********The “natural experiment” mentioned relates to the compensation of police officers in Ghana.  It turns out that one of the mechanisms that officers use to extract additional money is the roadblock, the delays at which can be reduced by appropriate payments.  After police salaries were significantly increased, though, officers “erected more roadblocks, detained lorries for longer . . . and extracted more money.  Economic theory suggests the opposite should have happened.”  What “economic theory is” for any particular issue, of course, is almost never just one thing.  It is a flexible, perhaps too flexible, way of thinking about things.  A few alternative explanations are provided in the article but the one that drew me in was that the “pay rise may have  . . . [increased the officers’] sense of . . . worth, leading them to demand more money.”  I.e., the higher status of the person being bribed, the larger the bribe must be.

********The paper upon which this article is based appears to be “Do Higher Salaries Lower Petty Corruption?  A Policy Experiment on West Africa’s Highways” (https://www.aae.wisc.edu/events/papers/DevEcon/2014/foltz.11.06.pdf).  A précis, of sorts, can be found at: http://independentevaluation.afdb.org/fileadmin/uploads/opev/Documents/IEM_-_Evaluations_Can_Help_Policymakers_Understand_Corruption.pdf.

(1 February 2016): “The Historic Achievement of the Pullman’s Porter’s Union” (http://daily.jstor.org/historic-achievement-pullman-porters-union/)

——–“In the 1920s, the largest private employer of African Americans was the Pullman Palace Car Company. . . . For black men, working as a porter was one of the few available jobs that paid a bit better than field labor. . . . But it was tough work.  The porters had to carry baggage, shine shoes, clean the berths, and respond courteously to any passenger requests. . . . Porters often worked 400 hours a month with little rest.  The Pullman rule book allowed for three hours of sleep the first night out and none for the remainder of the trip.”  With the help of the Colored Women’s Economic Council, “founded by the wives of Pullman porters” the American Federation of Labor, in 1934, finally “accepted the porters’ union as a full member and helped it convince the federal government to extend protections for their union activity.”

********You can learn more about the porters and their unionization in the very readable article (link provided) grounding this article, “’A Greater Victory’: The Brotherhood of Sleeping Car Porters in St. Paul.”  The Pullman Company gained notoriety for its role in the Pullman Strike of 1894, in which thirty people were killed (https://en.wikipedia.org/wiki/Pullman_Strike).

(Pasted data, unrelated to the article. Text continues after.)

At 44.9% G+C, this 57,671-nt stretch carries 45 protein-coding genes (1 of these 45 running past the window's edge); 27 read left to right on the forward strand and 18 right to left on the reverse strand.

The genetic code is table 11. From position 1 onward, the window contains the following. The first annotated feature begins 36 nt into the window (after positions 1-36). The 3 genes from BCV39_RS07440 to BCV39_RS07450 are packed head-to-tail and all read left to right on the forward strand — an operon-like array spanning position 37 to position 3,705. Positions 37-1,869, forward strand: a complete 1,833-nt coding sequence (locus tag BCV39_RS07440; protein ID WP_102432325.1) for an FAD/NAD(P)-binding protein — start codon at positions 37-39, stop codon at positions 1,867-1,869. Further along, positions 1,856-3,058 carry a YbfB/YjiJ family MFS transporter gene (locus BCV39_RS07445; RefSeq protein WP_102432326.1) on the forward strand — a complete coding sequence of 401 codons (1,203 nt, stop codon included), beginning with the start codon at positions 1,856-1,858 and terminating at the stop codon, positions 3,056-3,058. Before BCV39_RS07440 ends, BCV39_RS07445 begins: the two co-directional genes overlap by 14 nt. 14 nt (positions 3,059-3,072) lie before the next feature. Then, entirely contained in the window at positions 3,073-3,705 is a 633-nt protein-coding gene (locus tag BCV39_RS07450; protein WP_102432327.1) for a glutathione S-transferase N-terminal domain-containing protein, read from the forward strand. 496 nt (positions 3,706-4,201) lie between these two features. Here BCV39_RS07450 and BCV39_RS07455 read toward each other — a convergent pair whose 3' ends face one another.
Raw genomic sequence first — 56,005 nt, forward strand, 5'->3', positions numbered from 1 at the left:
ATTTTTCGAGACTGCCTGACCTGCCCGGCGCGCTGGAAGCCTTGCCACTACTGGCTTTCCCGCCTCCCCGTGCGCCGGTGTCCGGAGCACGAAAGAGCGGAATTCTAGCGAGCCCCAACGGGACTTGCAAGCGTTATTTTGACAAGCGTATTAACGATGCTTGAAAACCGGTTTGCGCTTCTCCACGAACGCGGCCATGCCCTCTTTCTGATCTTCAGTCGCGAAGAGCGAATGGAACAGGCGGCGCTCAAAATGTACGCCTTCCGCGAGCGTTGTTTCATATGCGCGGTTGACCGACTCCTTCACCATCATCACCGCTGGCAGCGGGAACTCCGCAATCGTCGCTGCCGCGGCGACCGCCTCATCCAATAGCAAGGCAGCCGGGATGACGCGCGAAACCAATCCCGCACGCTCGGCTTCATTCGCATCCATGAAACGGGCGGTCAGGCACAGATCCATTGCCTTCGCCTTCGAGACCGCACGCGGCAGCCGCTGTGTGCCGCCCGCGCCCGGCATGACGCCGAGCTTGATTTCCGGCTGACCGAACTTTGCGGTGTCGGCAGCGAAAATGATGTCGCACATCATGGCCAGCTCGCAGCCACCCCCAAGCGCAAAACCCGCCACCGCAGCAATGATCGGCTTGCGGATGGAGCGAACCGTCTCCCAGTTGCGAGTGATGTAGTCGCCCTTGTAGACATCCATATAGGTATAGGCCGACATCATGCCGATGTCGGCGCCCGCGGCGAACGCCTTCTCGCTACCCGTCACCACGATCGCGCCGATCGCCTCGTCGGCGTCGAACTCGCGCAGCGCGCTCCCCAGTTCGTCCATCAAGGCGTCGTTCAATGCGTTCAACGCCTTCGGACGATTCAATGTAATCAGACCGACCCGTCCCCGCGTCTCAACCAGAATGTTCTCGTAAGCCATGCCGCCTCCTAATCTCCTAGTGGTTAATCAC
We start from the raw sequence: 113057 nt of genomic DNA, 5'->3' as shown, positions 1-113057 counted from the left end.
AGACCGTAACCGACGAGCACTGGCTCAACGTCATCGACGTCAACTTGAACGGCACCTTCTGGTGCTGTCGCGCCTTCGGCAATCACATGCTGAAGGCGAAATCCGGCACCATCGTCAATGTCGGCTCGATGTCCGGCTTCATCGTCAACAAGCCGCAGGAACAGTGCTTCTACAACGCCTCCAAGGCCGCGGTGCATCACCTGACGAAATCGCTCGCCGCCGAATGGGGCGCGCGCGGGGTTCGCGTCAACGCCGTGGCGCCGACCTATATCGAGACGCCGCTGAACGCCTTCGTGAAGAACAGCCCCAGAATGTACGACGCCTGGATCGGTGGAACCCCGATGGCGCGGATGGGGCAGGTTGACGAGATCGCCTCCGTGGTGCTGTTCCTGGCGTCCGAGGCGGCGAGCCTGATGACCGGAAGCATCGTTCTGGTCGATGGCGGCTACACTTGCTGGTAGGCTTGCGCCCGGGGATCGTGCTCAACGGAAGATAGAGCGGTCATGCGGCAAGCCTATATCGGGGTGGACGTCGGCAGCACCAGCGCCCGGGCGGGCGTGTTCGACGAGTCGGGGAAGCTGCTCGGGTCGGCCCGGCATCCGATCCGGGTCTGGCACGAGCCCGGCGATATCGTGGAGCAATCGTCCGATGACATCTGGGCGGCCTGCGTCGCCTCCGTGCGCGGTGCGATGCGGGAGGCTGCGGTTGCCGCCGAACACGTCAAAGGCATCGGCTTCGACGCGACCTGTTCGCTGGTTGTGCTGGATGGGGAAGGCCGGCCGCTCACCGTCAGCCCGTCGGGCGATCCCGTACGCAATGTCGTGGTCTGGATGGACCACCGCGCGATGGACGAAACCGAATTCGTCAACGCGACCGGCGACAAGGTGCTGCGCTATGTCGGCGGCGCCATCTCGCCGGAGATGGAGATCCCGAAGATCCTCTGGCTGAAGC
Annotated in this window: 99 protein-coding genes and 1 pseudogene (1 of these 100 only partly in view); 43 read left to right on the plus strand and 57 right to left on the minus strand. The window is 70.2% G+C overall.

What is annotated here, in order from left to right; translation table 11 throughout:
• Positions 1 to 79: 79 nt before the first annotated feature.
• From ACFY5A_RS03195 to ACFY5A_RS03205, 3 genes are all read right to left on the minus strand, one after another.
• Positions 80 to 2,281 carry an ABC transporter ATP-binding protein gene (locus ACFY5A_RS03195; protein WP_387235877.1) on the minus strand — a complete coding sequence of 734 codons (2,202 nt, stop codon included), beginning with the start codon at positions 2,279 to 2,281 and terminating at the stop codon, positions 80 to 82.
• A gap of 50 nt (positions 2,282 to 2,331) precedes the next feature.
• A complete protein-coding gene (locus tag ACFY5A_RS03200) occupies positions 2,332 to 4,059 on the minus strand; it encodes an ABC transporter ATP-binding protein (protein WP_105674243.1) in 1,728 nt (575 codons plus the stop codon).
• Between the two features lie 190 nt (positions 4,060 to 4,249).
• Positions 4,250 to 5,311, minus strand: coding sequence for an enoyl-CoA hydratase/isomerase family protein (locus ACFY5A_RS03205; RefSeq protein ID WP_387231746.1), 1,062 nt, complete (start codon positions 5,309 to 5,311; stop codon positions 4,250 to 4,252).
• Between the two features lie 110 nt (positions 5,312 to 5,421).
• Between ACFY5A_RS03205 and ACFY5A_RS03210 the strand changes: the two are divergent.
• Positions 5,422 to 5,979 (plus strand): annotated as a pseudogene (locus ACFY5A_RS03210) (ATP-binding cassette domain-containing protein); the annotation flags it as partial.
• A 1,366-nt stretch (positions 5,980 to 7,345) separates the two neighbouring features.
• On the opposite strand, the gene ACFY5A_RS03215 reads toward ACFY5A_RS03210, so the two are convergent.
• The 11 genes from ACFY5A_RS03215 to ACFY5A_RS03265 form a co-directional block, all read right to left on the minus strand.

(2 February 2016): “How Free Electricity Helped Dig $9 Billion Hole in Puerto Rico” (http://www.nytimes.com/2016/02/02/business/dealbook/puerto-rico-power-authoritys-debt-is-rooted-in-free-electricity.html)

——–The Puerto Rico Electric Power Authority (Prepa) “has been giving free power to all 78 of Puerto Rico’s municipalities, to many of its government-owned enterprises, even to some for-profit businesses—although not to its citizens.  It has done so for decades, even as it has sunk deeper and deeper in debt, borrowing billions just to stay afloat.”  Although efforts are underway to limit free electricity, “the free electricity is so tightly woven into the fabric of society that unwinding it would have vast ramifications and, some say, only worsen the plight of the people who live here.”  The free power dates from 1941 when Prepa was established by Rexford Tugwell, “the last American governor of Puerto Rico to be appointed by the president of the United States.  He contended that for electricity to benefit the people, it had to be owned by the people, and he created Prepa by nationalizing the handful of private electric companies then on the island.”

********Rexford G. Tugwell was an economist who played an important role in Franklin D. Roosevelt’s “brain trust” that helped develop the New Deal and served as Governor of Puerto Rico from 1941-46 (https://en.wikipedia.org/wiki/Rexford_Tugwell).  I wonder if he provided a systematic rationalization for free electricity in his many works.  I can understand that some energy-rich countries might be persuaded to keep energy prices low for its citizens.  That some do—Venezuela is the leading example with its gas prices but it has considerable company, as is readily seen: http://www.globalpetrolprices.com/gasoline_prices/.  On 1 February 2016, the price of gas in Venezuela was 6 cents per gallon; Libya comes in second at 53 cents per gallon.

(3 February 2016): “Noncompete Agreements Hobble Junior Employees” [SR](http://www.wsj.com/articles/noncompete-agreements-hobble-junior-employees-1454441651)